INDIANAPOLIS — A LaPorte County family is fighting for change within the Department of Child Services after a 4-year-old died just months after being reunited with his birth parents.
Judah Morgan lived with his foster parents for four years before he was forced to return to his birth parents back in April.
Six months later, on Oct. 9, Judah was found unresponsive at his birth parents' home and suffering from blunt force trauma.
"This is the worst pain I have ever felt," Jenna Hullet, Judah's foster mother, said.
Judah's foster parents along with the Indiana Foster and Adoptive Parents organization held a vigil at the state capitol on Sunday.
They say their biggest question is why DCS allowed Judah back into his birth parents' custody after everything he had been through.
The family says they believe DCS failed Judah and his death never should have happened.
"They simply didn't do their job," Hullet said. "They didn't follow up, had they followed up they would've seen the red flags."
As candles burned, tributes were paid to 4-year-old Judah. Loved ones held "Justice for Judah" signs as community members stood together in support.
"He was sweet, he was loving caring very caring," Hullett said.
He was placed with his cousin, Hullett, at four months old following abuse allegations within the home.
"Judah was born with a large amount of THC in his system from my understanding and I wanted him with family," Hullett said.
Judah was with her for four years but was reunited with his birth parents Mary Yoder and Alan Morgan back in April.
Both are now charged in connection with his death.
"Long story short, they dropped the ball. The LaPorte County regional manager had told me that they were to file termination on parental rights on two different occasions," Hullett said. "For some unknown reason, they failed to do so and all he could do was apologize and he said they had to start the case over."
According to the police report, Judah's mother called 911 on Oct. 9 stating the child's father had lost his temper and hurt him.
Investigators found Judah inside a bedroom, naked and covered in a blanket with bruises all over his body and on his face and head.
Judah's mother told investigators he was sent to the basement around three times a week for punishment for not being potty trained like his other three siblings in the house.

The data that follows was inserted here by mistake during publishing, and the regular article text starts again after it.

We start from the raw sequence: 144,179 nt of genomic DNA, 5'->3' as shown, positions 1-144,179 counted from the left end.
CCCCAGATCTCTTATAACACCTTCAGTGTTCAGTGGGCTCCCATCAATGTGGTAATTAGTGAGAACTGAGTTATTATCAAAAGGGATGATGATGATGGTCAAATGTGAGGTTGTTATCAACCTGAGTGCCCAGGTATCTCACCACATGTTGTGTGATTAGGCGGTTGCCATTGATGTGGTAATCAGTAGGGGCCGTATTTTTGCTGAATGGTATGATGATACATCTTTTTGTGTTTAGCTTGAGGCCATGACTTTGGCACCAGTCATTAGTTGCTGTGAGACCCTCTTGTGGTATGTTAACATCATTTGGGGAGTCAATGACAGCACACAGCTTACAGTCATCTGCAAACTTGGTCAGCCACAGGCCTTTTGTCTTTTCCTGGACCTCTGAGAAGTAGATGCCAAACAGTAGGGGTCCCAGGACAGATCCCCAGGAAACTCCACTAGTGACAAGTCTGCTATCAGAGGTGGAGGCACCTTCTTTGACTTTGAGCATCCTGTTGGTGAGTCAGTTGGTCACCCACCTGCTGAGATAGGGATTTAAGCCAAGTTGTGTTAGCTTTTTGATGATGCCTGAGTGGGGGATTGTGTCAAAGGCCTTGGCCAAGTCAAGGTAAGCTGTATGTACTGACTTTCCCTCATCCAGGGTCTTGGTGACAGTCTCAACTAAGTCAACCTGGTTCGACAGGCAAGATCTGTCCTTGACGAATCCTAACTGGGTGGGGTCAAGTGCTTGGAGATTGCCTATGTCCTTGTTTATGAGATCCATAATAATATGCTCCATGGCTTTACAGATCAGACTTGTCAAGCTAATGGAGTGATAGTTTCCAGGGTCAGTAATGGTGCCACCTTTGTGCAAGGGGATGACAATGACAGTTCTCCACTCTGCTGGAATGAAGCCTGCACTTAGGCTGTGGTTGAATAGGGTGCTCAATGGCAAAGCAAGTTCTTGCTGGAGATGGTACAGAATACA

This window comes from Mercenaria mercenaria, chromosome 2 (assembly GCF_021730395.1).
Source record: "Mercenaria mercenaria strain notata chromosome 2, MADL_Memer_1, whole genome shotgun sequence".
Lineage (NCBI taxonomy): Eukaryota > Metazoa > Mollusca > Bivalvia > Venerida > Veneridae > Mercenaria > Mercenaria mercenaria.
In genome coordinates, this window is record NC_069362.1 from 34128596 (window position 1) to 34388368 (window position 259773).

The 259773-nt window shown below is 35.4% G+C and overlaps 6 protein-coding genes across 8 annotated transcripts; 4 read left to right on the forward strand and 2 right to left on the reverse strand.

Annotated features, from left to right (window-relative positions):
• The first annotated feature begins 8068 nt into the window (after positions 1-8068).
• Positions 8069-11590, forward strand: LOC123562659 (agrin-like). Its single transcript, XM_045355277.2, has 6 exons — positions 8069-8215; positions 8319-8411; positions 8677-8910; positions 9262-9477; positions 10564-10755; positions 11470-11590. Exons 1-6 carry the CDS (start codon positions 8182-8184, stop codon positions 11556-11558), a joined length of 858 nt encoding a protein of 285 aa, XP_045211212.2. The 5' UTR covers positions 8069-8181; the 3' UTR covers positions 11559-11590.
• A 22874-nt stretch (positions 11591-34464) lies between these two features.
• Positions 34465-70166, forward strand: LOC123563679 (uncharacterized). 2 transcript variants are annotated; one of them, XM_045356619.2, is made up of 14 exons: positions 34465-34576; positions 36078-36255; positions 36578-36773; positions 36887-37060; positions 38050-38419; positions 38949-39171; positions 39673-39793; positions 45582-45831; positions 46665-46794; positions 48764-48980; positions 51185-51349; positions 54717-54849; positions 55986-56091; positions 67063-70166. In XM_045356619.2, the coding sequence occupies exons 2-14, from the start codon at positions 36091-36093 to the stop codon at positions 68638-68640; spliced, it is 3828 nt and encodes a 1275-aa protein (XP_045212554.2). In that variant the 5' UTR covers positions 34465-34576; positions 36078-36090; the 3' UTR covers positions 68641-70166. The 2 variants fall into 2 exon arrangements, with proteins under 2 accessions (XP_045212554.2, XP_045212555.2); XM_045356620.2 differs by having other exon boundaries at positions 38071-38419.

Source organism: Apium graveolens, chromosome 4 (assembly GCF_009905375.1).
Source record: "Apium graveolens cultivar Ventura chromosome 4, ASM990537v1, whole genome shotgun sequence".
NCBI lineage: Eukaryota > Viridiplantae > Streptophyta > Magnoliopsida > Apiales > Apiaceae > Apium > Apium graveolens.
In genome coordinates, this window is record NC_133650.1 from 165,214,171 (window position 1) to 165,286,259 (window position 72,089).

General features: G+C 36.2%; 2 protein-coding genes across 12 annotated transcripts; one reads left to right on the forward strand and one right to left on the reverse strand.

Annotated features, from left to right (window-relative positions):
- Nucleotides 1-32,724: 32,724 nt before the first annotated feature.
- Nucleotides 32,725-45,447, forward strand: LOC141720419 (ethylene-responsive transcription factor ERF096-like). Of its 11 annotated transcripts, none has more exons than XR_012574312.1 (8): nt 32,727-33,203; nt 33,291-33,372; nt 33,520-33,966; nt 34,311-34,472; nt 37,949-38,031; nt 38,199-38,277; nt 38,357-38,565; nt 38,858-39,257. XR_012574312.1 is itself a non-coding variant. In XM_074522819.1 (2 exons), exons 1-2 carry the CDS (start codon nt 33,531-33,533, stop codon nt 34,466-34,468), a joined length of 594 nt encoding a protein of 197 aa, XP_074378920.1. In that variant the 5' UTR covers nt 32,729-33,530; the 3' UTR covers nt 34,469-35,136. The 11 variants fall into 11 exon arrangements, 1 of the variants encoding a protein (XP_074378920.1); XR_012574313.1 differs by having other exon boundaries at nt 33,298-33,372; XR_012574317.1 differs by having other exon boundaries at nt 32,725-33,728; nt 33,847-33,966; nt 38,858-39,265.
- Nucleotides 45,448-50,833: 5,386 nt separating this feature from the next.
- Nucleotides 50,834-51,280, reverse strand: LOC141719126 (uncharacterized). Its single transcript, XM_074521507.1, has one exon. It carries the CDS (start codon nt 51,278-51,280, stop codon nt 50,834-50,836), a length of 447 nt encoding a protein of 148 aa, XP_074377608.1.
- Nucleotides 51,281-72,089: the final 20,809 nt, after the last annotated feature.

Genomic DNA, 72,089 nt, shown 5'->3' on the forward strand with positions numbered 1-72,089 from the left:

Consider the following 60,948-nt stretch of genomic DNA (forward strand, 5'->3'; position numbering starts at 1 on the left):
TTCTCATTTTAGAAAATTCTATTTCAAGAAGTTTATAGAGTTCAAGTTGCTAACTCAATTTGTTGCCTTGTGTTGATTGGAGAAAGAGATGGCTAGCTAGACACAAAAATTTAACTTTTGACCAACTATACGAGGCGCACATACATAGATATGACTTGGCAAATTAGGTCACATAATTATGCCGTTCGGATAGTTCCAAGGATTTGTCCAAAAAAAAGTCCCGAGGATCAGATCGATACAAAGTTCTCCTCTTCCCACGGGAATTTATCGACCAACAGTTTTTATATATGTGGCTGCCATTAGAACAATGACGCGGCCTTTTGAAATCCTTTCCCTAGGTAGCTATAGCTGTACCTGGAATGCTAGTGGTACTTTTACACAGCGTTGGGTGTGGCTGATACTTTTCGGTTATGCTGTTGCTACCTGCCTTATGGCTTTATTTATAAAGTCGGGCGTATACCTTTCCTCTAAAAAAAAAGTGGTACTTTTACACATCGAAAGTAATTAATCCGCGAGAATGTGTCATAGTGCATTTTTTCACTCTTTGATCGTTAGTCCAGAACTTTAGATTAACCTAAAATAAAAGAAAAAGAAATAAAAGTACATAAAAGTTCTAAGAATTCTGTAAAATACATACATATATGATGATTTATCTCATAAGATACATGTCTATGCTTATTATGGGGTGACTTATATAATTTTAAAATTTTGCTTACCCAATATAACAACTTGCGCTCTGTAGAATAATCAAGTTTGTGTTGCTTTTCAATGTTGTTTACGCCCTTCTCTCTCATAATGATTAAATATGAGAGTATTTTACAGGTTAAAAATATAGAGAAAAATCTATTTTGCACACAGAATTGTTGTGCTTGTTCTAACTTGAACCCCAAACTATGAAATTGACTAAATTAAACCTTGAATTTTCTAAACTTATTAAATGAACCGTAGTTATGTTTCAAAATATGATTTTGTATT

The lights were purposely shut off as a "scare tactic and food was withheld from him," according to the report.
"He was potty trained when he was two," Hullett said.
According to the report, Judah's mother said he was forced to stay in the basement naked with only a fuzzy blanket for days before being allowed back upstairs and that his father would duct tape his hands and feet and physically abuse him.
Hullett describes his parents as monsters for what they allegedly did.
"That's the hardest part. It's hard for him to be gone but the details are eating at me," she said.
The police report states Judah's mother would tell his father things like "that's enough" but didn't stop the abuse.
In that same report, the home where Judah died was described as having a "strong pungent odor of urine and rotting food" with clothing garbage, and animal fecal matter all over the house. It also said the refrigerator had a cord attached to it that prevented anyone from opening the door.
Hullett said she warned DCS multiple times that he was in harm's way, but nothing was done.
"She repeatedly told me they're not listening. I'm telling them what's happening, they're not listening, I don't know what to do," Hullett's sister, Joyce Mandt, said.
Hullett said while she had custody, Judah was upset when it was time to visit his birth parents.
"He would come home to us and tell us things and I would contact DCS immediately," she said. "I made videos when he would throw fits because he would scream and hold on to me so tight he would have to be pried off me and I would feel so bad because I felt helpless because I couldn't stop what was going on. He was forced to go to visits when he was telling me things and I kept contacting them and letting them know things were going on it went in one ear out the other."
The family says they believe the system mishandled their case.
"We want them to listen. We want to make sure it doesn't happen again. It should've never happened with Judah. He was safe with us," Hullett said.
The family wants to establish a new law in Judah's name that would help prevent things like this from ever happening to another child.
In the meantime, they encourage the community to email local legislators and senators about their concerns with the foster care system.
There is a "Justice for Judah Morgan" Facebook page along with a GoFundMe to help assist with costs as the family fights for change within DCS.